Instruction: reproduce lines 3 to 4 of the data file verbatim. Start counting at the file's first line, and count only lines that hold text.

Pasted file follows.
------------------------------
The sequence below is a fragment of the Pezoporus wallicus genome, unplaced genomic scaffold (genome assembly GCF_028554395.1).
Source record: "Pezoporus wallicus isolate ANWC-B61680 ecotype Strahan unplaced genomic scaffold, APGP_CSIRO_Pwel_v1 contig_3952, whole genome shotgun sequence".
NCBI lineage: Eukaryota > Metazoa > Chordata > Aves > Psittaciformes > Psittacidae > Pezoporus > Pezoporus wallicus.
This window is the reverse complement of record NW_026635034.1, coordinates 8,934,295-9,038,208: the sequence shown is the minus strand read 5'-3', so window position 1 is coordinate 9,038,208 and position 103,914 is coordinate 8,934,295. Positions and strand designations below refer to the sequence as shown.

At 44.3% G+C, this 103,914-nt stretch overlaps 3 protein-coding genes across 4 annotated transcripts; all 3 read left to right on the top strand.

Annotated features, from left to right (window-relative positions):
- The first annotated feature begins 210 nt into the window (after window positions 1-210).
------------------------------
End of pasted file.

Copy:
NCBI lineage: Eukaryota > Metazoa > Chordata > Aves > Psittaciformes > Psittacidae > Pezoporus > Pezoporus wallicus.
This window is the reverse complement of record NW_026635034.1, coordinates 8,934,295-9,038,208: the sequence shown is the minus strand read 5'-3', so window position 1 is coordinate 9,038,208 and position 103,914 is coordinate 8,934,295. Positions and strand designations below refer to the sequence as shown.